From the back of a bike to the moon
American space research returns to its original launching pad in Huntsville, Ala.
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As the 1950s program geared up and the earth rumbled during test firings out at the Redstone Arsenal, the space program became anything but theoretical for Huntsville residents.Skip to next paragraph
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"At that time the Russians had launched Sputnik and we were in a war, we thought, for the health and welfare of the United States, and all of Huntsville got behind the program and welcomed it," says Ms. Smith. "They supported it by repeatedly replacing windows" that were blown out by rocket tests, sometimes as far away as 20 miles.
But as the Apollo program was shut down in the late 1970s and rocket-engine testing moved to Mississippi, Huntsville's focus slowly changed.
To be sure, today it's a city of 100 languages, an entrepreneurial boomtown that epitomizes the rising economic stature of the New South. But the Ares project and the 2005 Base Realignment Act, which will move a major military command and thousands of military personnel to the city, promises to launch the city into a new era, says John Southerland, a chamber of commerce spokesman.
Yet the city's challenge is probably greater than what NASA and others are making public, says David Christensen, an aerospace consultant who worked with von Braun on the Saturn project. When the space shuttle is retired in 2010, the American space program will be at the mercy of the Russians, who alone will have the capability of sending human payloads skyward. NASA engineers are now scrounging the Saturn V archives for clues and direction, he says.
"We're trying to struggle around and get momentum going and get parts together," says Mr. Christensen. "It's difficult and very expensive and time consuming ... and it's going to be even worse than what we're expecting, that [five-year] gap."
Enter Tim Pickens.
His fledgling rocket company, Orion Propulsion, was born from Pickens's work on Burt Rutan's SpaceShipOne – where the ideals of alternative, fast, and inexpensive solutions to rocket problems are embodied in a garage-mechanic ethos.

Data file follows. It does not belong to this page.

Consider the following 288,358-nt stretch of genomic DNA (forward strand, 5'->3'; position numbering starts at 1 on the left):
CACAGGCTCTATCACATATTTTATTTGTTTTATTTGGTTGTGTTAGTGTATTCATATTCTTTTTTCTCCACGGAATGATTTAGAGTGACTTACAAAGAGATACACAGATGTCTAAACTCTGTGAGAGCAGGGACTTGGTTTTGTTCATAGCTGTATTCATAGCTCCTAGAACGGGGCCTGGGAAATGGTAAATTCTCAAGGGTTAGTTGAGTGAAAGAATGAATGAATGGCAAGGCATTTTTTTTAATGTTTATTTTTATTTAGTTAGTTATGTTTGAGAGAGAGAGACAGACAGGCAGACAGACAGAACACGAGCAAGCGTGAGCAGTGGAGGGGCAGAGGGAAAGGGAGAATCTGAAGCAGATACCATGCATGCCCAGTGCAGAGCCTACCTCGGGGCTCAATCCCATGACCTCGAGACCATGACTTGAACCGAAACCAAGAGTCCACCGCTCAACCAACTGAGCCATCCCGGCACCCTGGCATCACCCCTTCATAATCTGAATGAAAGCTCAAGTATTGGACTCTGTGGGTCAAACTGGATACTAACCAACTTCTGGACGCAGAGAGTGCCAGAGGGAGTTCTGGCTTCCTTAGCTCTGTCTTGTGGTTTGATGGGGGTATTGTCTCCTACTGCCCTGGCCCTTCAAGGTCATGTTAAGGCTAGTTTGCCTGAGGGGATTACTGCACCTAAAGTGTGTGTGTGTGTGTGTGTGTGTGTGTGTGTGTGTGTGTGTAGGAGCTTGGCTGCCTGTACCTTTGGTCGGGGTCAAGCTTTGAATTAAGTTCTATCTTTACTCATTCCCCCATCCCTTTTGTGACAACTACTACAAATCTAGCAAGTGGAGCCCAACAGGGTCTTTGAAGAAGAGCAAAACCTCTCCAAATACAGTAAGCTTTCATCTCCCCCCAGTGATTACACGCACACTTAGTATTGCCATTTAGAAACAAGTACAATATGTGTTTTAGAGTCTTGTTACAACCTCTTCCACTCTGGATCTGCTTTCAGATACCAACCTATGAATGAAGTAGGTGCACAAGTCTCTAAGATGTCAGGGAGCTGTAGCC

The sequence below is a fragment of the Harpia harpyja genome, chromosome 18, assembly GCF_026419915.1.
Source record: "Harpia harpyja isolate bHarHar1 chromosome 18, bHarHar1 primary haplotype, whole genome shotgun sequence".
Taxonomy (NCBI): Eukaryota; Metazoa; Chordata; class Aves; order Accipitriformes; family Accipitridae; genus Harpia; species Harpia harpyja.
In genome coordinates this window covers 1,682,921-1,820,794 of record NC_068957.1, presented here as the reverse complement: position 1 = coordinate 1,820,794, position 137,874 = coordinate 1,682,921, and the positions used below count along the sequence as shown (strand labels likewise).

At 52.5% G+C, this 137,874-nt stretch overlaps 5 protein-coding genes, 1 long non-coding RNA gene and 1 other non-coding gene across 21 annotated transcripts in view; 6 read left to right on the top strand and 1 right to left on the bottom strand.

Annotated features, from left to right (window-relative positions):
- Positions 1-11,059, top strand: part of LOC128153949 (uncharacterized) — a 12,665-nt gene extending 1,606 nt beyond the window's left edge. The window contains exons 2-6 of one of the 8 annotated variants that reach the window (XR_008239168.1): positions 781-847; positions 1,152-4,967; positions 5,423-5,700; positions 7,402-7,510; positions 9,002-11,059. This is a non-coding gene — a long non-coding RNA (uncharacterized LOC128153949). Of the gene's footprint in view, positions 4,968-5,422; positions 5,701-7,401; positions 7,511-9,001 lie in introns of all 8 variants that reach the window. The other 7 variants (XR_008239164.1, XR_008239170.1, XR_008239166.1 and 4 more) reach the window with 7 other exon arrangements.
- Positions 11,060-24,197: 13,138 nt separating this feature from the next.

Pickens's tumultuous workshop in Huntsville looks more like a farm implement shop than a rocket lab. It's packed with piles of valves and spigots, greasy lathes, and even a surplus vacuum chamber used to burst, or explode, rocket canisters. In one corner is a truck-rocket that's fired using a modified Xbox controller.
His ability to turn around commonsense solutions quickly is why NASA and Boeing have turned to Pickens, and others with a similar mind-set, for help with the Ares. "That's been my passion, to try to dig into the hardware, especially propulsion, to say, 'Man, why is this stuff so expensive? Why is this so hard to do? Is this real or have we just gone down a path of, 'that's just the way we've always done it'?" Pickens asks.
Despite this week's celebrations and the opening of a new Center for Space Exploration, the vision for America's future in space may not ultimately come from Huntsville. But the actual mechanics of space travel, just as in 1958, will most likely be sketched on a napkin and conceived in a garage here in the Rocket City.
"One of the German scientists, Ernst Stuhlinger, tells the story of Explorer 1, where he was tasked with making this device called the 'apex predictor' that would figure out exactly the right moment to boost the engines," says Mr. Petroff. "When asked, 'Well, this device of such precision, Dr. Stuhlinger, where was this manufactured?' He says, [in a German accent] 'In my garage.' "